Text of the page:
The Norman Castle was closed when it should have been open, so we've hopped a bus ride up to the Monreale Cathedral, and we've just got time for lunch before it reopens. 8 December 2012.

The Cattedrale di Monreale, in the cooler Palermo suburbs up the hill a ways, was completed in 1184, commissioned by William II "the Good" to compete with the contemporaneous Duomo in Palermo and the other prodigious Norman churches in the region.

The Arab-Norman Monreale Cathedral, a half-hour's bus ride south of Palermo

Jesus, in the central apse, is giving the sign of blessing in the Byzantine manner. This representation is still in the civilized tradition of the Triumphant Christ, not the western European tradition of the miserable guy getting dragged through the streets, kicked all round, and hanged up like a felon.

The porphyry sarcophagus of William I, "the Bad" ('history is written by the winners'), who died in 1166 . . .

and another of his son, William II, "the Good", founder of the cathedral in 1174, who died in 1189. (Significant inner body parts of Saint Louis the French king are stored in an urn on the other side of the choir.)

But Monreale, said to be the greatest Norman edifice in the world, is all about these incredible mosaics.

The mosaics, done by local and Venetian artists, are in the Byzantine style and feature a vast collection of visions from the Old Testament alone.

St Peter in one of the two side-apses. Bring binoculars next time you visit.

Here's the famous cloister, from a walk along the cathedral roof.

Multiple gazillions of thin columns all the way round it, each with a different capital on it.

We're sneaking round to the other end of the cathedral. To get the bird's eye view.

And up a little tower at the far end.

Greater Palermo, seen from the cathedral of Monreale

Bagheria just over the way to the east, and Monte Catalfano looming over it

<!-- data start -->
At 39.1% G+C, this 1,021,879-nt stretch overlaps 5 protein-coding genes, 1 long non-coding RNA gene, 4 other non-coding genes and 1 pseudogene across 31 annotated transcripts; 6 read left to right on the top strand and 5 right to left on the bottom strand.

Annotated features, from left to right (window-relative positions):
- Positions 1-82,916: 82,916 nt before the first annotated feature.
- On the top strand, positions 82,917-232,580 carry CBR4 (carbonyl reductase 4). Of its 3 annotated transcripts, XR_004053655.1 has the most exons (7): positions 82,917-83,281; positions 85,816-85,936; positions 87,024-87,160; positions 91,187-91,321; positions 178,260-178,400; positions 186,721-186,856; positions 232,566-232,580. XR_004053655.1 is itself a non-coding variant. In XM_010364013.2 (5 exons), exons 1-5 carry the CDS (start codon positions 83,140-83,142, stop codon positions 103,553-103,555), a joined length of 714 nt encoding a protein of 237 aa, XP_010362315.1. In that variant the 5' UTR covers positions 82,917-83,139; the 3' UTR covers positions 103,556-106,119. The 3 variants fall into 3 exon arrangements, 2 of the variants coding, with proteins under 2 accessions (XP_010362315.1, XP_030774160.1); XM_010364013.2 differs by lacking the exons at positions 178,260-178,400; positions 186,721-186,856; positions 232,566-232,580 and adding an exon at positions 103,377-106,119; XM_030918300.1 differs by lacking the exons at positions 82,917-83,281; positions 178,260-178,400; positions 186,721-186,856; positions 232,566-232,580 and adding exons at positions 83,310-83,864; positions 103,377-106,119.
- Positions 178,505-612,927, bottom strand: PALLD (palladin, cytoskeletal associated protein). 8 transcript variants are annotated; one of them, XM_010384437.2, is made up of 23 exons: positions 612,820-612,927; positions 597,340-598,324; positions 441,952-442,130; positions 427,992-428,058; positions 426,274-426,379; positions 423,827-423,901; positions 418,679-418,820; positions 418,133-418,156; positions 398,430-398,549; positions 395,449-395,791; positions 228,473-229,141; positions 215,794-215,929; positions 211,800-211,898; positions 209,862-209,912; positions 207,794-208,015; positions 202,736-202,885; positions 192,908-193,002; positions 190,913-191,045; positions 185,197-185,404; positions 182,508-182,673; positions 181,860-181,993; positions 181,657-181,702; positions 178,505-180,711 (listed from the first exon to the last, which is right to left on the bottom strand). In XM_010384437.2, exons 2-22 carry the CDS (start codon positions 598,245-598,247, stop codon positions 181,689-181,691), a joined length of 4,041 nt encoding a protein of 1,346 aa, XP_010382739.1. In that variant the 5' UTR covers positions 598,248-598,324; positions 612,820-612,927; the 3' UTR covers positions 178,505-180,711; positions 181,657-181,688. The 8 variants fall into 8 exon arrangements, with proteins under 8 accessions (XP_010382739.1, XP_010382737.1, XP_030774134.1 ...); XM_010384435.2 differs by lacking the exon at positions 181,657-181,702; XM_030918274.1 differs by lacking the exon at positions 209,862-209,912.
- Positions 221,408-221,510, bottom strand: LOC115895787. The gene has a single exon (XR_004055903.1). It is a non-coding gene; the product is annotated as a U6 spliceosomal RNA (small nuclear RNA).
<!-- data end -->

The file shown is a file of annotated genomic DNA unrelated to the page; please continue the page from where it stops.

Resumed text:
Down we go.

And back along the roof

And then round the back. Kristin was here some years back and is trying to cross-reference old visual memories.

Arabesque decorations all over the outside of the apses. It's starting to rain, and the bus back to Palermo is late, worse luck.

Next day, 9 December 2012, we've set out from our B+B to see the Palermo Cathedral (there it is, awaiting us. Or rather, not; it had just closed for the day).

The famous portico of the Duomo, in the rain.

The Archbishop's Palace, not too shabby. Looks a lot like an Oxford college.

Ready for the next sacred parade through the streets. And a parade float behind her.
(That's the Diocesan museum in the background, not bad but not a priority.)

Sicilian tourist sites closed when they were meant to be open ("government austerity") was a minor inconvenience throughout our visit, but we'll use the time well by admiring the ancient air-conditioners hanging off all the walls.

The Ballarò market festooned for Christmas

'For sale -- apartment, partially restored'.

Apartment for sale, mostly gone.

Street scenes

Rain, Rain, Rain, Rain, No Kidding!!

Street art

The church of Santa Maria dello Spasimo in the old Kalsa quarter closer to the port -- a forlorn edifice begun early in the 16th century but incorporated into the city walls not long afterward, in response to the Ottoman threats at the middle of the century, and later pressed into service as a lazaretto or hospital for lepers.

The nave; we immediately note the lack of a roof on it.

It's raining in the apse. The Spasimo del Virgine, or Fainting Spell of the Virgin, was a popular Marian-cult fantasy of the 13th to 15th century, discouraged by the 16th century because the story conflicted with received opinion about the Virgin's activities in the canonical Gospels.

Umbrellas up! The church of Santa Maria dello Spasimo must have looked like a munitions dump or German HQ from the air, because Allied bombers blew it to smithereens in 1943.

Bare ruin'd choirs where late the sweet birds sang

Now the church is used occasionally for cultural events in good weather (it's not like Palermo is suffering from a great lack of functioning churches anyway).

The port of Palermo in the rain, and the Monte Pellegrino overlooking it.

Patriotic reminders of time's passage

Religious reminders, too

And we're back to the hotel in time for the second half of a Gary Cooper movie.


Feedback and suggestions are welcome if positive, resented if negative, . All rights reserved, all wrongs avenged. Posted 17 January 2013.